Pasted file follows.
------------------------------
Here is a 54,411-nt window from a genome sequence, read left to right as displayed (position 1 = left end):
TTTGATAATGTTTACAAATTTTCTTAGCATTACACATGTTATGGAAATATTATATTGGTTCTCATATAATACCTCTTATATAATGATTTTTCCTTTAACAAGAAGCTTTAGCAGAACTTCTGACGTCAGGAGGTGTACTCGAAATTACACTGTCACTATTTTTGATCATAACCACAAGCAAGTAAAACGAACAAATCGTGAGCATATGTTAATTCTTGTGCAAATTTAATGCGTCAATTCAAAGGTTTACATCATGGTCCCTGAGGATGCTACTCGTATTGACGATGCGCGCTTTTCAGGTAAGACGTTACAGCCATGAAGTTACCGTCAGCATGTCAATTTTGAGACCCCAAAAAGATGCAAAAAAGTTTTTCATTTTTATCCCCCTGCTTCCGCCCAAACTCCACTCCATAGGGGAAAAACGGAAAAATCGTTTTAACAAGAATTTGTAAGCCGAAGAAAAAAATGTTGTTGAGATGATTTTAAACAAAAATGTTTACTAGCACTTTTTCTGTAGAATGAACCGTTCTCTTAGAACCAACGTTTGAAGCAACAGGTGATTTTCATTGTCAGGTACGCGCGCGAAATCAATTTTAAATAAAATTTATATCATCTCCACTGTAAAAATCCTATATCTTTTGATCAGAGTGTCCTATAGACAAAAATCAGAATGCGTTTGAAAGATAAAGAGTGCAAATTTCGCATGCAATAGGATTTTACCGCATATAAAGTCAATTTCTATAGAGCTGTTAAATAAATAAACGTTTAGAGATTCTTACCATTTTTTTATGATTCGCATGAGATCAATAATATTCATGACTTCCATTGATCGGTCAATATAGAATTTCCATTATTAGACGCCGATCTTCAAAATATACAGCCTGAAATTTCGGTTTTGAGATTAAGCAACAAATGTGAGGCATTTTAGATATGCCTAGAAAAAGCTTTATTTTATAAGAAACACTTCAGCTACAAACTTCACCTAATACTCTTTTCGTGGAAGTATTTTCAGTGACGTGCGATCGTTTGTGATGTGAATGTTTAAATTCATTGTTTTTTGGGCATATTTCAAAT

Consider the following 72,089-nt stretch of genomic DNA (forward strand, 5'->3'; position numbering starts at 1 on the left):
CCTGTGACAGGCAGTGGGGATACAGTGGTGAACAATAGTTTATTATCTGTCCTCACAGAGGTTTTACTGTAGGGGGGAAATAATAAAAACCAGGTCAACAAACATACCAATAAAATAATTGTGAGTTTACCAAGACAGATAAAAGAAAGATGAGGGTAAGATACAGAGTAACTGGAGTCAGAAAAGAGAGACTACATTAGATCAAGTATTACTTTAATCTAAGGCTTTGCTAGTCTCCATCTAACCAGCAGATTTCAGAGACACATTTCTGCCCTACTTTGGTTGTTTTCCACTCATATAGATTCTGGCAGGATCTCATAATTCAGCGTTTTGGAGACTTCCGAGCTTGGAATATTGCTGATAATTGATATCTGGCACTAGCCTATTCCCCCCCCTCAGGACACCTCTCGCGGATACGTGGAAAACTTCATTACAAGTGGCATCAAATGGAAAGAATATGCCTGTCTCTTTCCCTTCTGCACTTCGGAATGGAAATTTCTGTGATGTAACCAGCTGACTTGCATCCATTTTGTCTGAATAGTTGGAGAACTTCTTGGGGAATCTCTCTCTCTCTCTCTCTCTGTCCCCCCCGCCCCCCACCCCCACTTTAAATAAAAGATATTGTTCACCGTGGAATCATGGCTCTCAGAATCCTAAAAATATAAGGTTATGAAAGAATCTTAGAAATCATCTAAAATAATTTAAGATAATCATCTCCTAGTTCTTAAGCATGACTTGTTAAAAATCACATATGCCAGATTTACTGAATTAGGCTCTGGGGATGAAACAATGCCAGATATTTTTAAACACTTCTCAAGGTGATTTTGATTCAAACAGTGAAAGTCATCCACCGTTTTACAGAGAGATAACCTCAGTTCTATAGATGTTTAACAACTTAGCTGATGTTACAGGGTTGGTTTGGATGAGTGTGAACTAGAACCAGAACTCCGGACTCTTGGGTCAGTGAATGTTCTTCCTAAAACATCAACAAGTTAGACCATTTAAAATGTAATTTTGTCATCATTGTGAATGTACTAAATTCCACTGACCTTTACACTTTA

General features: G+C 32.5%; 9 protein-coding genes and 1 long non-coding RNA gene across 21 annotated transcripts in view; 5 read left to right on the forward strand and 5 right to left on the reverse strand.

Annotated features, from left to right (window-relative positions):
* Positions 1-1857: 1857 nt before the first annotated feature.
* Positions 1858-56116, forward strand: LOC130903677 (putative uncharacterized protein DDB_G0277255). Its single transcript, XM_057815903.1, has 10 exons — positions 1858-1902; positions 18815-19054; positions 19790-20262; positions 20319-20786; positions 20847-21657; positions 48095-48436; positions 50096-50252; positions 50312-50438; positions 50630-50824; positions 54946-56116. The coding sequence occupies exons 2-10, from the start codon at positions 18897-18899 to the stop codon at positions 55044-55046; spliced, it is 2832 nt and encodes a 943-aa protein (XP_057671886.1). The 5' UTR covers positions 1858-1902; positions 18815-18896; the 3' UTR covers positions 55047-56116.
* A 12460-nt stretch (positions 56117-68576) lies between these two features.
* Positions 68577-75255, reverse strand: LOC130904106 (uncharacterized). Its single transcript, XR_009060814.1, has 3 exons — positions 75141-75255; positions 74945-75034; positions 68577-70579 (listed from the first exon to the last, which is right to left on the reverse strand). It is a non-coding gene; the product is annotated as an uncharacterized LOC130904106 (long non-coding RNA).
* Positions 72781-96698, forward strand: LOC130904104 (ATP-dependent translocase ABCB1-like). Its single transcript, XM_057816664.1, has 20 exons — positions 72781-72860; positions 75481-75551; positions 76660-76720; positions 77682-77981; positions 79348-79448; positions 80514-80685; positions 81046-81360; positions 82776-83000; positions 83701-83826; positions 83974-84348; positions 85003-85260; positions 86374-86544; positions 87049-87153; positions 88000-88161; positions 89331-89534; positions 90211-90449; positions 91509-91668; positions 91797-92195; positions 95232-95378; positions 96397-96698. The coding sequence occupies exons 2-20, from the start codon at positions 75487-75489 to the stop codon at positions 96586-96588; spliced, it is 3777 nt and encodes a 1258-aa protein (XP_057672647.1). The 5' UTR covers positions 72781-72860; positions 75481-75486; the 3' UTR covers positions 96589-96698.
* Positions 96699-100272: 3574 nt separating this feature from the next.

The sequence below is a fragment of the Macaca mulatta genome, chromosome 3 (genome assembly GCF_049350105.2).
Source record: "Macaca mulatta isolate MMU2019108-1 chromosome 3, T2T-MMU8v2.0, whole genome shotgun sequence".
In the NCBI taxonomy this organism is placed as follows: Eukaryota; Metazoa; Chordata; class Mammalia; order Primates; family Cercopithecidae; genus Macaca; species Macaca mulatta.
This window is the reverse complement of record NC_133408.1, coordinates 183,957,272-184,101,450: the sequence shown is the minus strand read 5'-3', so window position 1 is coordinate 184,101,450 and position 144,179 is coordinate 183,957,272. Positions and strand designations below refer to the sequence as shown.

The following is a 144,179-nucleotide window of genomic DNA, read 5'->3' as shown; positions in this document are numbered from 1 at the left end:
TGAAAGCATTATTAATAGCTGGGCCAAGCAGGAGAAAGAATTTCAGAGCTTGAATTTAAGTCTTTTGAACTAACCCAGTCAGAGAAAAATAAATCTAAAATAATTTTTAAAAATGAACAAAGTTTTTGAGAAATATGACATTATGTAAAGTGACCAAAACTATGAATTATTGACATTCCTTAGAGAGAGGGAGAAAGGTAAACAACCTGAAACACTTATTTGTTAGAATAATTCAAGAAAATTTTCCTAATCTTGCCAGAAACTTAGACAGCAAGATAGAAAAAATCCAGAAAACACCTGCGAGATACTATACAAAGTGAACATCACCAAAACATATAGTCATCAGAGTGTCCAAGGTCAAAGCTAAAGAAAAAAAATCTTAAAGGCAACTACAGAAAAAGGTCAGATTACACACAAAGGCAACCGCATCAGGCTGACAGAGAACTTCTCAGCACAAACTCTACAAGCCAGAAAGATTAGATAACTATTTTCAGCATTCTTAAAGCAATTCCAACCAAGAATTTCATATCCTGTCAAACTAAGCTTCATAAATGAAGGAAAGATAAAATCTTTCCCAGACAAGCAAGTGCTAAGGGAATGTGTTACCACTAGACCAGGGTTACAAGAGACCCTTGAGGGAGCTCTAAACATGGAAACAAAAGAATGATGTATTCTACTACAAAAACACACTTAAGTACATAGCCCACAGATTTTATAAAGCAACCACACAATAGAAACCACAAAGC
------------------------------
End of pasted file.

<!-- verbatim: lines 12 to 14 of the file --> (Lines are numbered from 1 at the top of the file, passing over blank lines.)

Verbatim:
* Positions 96699-100272: 3574 nt separating this feature from the next.

The sequence below is a fragment of the Macaca mulatta genome, chromosome 3 (genome assembly GCF_049350105.2).
Source record: "Macaca mulatta isolate MMU2019108-1 chromosome 3, T2T-MMU8v2.0, whole genome shotgun sequence".